Cyclical upswing continues

The cyclical consumer goods sector has improved significantly in recent weeks as a result of the improvement in the Covid-19 situation in Europe. McDonalds, for example, is benefiting from this - the fast food giant should again achieve significant increases in sales and net profit in the current fiscal year.

Rio Tinto, the world's leading aluminum producer, is also currently sitting on the bright side, benefiting from strong demand for metals and iron ore, due to the global economic upturn.

Companies get ESG profile

The topic of sustainability is becoming increasingly relevant for companies and their valuations. Therefore, from now on, we will also publish the environmental, social and governance classifications of companies in the global stock recommendation list. A quantitative ESG profile objectively shows whether a company performs better, average or worse in each of the three factors compared to the global sector.

Sustainable corporate bonds are booming

The topic of sustainability is receiving increased attention in the credit market, fueled by post-Corona growth potential, but also by EU regulation. Just recently, several banks announced their exit from coal financing, issuers are increasingly adding ESG features to their placements, and investors are showing greater interest in sustainable alternatives. Compared to last year, the share of ESG-related issues in the primary market for EUR-denominated corporate bonds even doubled this year, from 8% to 16%.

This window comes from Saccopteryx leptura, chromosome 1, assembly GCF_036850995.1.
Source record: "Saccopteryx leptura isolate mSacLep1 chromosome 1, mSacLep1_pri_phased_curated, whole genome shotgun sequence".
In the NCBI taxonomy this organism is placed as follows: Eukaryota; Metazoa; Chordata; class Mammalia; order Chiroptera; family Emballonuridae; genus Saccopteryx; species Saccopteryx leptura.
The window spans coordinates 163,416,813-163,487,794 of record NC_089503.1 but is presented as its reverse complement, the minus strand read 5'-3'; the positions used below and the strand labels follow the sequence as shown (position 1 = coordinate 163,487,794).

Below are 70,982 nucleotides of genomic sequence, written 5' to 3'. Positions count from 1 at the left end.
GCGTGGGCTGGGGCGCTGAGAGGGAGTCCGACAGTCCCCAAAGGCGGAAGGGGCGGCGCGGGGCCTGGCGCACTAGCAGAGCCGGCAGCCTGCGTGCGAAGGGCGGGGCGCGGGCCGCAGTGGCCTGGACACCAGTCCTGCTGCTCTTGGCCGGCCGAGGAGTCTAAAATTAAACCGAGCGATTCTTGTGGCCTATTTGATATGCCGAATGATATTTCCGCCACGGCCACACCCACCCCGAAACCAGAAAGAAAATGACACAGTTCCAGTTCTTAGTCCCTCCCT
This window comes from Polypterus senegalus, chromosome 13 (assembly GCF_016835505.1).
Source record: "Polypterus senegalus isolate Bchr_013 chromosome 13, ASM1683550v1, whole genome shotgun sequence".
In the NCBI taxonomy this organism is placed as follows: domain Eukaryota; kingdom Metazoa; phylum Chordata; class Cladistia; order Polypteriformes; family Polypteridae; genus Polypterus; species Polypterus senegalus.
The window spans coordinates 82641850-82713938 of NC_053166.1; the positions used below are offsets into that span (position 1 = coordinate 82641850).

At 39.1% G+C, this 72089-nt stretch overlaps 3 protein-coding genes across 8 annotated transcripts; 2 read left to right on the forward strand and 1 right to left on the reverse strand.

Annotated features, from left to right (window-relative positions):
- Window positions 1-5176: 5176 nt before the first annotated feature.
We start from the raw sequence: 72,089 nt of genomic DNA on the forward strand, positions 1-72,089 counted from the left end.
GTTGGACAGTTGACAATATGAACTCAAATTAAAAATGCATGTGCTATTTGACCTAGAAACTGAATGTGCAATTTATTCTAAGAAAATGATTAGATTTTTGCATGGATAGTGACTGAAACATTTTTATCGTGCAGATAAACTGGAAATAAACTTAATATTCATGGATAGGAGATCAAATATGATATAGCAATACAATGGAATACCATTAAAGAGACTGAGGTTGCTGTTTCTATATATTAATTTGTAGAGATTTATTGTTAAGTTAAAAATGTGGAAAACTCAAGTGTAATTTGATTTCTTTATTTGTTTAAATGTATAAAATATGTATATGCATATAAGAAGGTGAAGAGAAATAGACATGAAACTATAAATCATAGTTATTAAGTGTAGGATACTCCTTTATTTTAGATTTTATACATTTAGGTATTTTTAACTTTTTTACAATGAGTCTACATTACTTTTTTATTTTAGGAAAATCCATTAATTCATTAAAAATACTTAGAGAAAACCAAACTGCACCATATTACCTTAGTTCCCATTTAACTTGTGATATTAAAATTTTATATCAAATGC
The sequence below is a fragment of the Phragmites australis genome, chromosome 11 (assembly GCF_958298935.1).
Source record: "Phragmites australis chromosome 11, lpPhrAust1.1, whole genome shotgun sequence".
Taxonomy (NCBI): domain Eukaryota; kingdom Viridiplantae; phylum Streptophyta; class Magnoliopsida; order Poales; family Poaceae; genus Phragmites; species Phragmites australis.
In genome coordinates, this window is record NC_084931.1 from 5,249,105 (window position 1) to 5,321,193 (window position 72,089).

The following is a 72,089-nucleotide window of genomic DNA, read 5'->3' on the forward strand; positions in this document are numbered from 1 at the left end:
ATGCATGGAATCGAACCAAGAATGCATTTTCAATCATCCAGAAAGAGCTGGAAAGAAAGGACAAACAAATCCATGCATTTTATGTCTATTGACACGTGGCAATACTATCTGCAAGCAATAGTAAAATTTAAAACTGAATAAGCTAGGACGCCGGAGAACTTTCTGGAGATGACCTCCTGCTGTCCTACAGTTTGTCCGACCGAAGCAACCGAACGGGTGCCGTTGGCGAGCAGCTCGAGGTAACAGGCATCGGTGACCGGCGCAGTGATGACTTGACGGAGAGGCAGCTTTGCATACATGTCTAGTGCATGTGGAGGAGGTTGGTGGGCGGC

ESG regulation: More transparency through disclosure requirements

Favorable refinancing conditions remain a stated goal of the ECB. A warning shot from the central bank has halted the rise in yields. Meanwhile, EU regulation aims for more sustainability. This also applies to the financial industry, which is acting as a catalyst in both investment and lending. This week, for example, the European Banking Authority published a new consultation proposal on technical standards for ESG risk disclosure by financial institutions. Further recommendations were also published by ESMA during the week. These and other guidelines will ensure greater ESG transparency in the future.